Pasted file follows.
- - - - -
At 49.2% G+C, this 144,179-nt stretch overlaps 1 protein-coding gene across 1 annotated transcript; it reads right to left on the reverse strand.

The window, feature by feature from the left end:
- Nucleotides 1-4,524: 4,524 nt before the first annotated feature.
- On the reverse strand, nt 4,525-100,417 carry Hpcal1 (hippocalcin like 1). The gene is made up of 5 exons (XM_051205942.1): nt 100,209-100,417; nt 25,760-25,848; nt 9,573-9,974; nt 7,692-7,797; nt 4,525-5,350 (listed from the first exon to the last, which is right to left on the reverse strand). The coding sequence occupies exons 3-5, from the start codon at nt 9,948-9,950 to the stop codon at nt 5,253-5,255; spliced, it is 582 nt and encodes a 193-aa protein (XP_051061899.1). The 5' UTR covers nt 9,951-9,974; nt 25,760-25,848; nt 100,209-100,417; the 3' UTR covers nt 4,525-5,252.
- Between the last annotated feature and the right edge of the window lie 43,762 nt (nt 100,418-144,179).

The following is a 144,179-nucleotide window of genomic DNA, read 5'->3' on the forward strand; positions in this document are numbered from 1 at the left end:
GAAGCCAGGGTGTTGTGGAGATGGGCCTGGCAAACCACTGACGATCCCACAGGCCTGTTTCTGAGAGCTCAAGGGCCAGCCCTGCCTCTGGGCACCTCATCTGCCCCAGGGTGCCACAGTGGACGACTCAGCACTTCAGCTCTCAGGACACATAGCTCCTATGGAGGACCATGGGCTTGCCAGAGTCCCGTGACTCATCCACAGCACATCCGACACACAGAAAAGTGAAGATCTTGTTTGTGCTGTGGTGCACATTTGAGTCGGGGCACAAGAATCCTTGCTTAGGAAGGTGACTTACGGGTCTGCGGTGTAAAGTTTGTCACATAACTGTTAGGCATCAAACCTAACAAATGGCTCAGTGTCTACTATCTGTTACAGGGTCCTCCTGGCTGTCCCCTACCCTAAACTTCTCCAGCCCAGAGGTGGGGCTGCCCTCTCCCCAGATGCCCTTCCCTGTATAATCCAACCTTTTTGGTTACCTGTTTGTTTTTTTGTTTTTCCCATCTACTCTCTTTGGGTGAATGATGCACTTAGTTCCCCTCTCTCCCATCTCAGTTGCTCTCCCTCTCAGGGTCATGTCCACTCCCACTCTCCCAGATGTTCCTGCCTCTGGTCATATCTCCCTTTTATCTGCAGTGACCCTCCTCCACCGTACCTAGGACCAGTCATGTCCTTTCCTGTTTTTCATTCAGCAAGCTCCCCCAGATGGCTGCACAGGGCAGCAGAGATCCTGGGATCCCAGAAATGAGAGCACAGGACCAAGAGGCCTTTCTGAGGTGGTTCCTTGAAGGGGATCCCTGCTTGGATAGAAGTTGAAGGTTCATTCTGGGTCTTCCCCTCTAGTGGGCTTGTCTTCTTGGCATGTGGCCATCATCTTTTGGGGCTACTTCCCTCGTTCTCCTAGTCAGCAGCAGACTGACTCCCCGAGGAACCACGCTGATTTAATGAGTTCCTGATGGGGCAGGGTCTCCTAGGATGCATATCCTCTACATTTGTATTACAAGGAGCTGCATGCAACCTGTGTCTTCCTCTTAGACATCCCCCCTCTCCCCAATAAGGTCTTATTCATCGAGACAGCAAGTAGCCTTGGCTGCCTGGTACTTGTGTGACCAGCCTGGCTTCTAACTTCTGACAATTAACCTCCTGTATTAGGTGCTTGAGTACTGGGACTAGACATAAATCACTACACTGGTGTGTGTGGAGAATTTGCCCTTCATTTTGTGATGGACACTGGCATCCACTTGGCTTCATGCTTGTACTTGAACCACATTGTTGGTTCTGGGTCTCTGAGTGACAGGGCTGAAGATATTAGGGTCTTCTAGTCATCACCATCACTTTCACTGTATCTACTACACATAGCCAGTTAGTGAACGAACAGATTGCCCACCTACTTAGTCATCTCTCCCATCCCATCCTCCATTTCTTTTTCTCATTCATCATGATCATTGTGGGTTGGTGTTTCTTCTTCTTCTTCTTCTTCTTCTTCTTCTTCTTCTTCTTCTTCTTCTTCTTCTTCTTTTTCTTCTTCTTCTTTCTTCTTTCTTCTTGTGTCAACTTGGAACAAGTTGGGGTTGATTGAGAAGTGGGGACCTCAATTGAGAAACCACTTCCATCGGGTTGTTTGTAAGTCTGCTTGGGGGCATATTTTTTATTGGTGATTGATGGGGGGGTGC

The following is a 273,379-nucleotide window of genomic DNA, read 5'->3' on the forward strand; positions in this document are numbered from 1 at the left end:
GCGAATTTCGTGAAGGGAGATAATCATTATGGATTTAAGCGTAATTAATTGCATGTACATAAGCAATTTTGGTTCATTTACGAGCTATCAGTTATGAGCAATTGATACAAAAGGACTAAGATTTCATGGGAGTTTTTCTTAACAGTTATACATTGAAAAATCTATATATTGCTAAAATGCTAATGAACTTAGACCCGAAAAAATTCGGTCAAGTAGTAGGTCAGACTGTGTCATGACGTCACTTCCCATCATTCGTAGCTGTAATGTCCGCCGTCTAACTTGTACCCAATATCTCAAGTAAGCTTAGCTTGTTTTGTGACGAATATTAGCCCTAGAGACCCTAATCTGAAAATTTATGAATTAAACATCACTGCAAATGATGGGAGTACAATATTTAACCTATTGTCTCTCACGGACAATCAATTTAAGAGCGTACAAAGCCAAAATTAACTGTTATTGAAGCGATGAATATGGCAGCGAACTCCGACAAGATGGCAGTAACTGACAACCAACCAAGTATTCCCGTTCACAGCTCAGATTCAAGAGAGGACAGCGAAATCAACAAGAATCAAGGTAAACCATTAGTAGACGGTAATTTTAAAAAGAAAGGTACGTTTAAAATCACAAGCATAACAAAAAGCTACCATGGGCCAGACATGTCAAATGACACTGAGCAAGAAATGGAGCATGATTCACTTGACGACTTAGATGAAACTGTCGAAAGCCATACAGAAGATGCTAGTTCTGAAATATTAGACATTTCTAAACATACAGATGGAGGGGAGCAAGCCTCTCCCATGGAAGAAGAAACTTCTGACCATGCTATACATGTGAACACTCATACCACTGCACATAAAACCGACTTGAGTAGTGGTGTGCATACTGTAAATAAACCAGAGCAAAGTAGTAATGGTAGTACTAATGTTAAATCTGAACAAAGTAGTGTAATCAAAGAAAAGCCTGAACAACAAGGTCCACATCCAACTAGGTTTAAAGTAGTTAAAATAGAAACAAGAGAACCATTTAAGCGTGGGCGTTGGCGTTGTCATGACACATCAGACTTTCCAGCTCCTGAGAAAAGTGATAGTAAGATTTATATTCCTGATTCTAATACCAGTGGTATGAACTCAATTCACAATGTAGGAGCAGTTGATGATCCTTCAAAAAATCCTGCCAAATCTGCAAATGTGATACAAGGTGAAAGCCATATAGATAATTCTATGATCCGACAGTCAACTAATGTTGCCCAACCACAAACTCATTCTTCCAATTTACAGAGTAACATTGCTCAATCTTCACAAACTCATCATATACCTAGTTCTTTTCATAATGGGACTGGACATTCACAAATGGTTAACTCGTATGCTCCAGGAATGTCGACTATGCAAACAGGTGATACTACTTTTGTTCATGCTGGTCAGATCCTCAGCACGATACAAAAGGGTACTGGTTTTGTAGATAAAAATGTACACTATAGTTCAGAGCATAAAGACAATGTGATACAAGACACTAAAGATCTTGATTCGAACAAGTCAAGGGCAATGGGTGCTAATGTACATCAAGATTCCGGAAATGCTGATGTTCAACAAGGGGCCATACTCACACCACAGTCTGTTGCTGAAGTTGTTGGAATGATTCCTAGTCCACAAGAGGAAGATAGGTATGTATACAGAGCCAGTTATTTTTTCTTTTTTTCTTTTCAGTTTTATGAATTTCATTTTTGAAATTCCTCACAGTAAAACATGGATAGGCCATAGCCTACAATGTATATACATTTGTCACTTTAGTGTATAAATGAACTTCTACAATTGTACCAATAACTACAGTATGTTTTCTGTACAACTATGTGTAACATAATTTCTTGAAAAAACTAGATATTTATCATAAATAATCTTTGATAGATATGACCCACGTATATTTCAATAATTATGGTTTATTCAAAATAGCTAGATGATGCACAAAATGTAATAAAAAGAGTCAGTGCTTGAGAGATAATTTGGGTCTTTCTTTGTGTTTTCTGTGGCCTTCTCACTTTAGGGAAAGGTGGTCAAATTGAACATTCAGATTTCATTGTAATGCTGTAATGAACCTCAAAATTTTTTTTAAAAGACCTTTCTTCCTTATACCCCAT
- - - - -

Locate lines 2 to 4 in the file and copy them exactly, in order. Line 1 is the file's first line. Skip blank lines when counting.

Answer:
The window, feature by feature from the left end:
- Nucleotides 1-4,524: 4,524 nt before the first annotated feature.
- On the reverse strand, nt 4,525-100,417 carry Hpcal1 (hippocalcin like 1). The gene is made up of 5 exons (XM_051205942.1): nt 100,209-100,417; nt 25,760-25,848; nt 9,573-9,974; nt 7,692-7,797; nt 4,525-5,350 (listed from the first exon to the last, which is right to left on the reverse strand). The coding sequence occupies exons 3-5, from the start codon at nt 9,948-9,950 to the stop codon at nt 5,253-5,255; spliced, it is 582 nt and encodes a 193-aa protein (XP_051061899.1). The 5' UTR covers nt 9,951-9,974; nt 25,760-25,848; nt 100,209-100,417; the 3' UTR covers nt 4,525-5,252.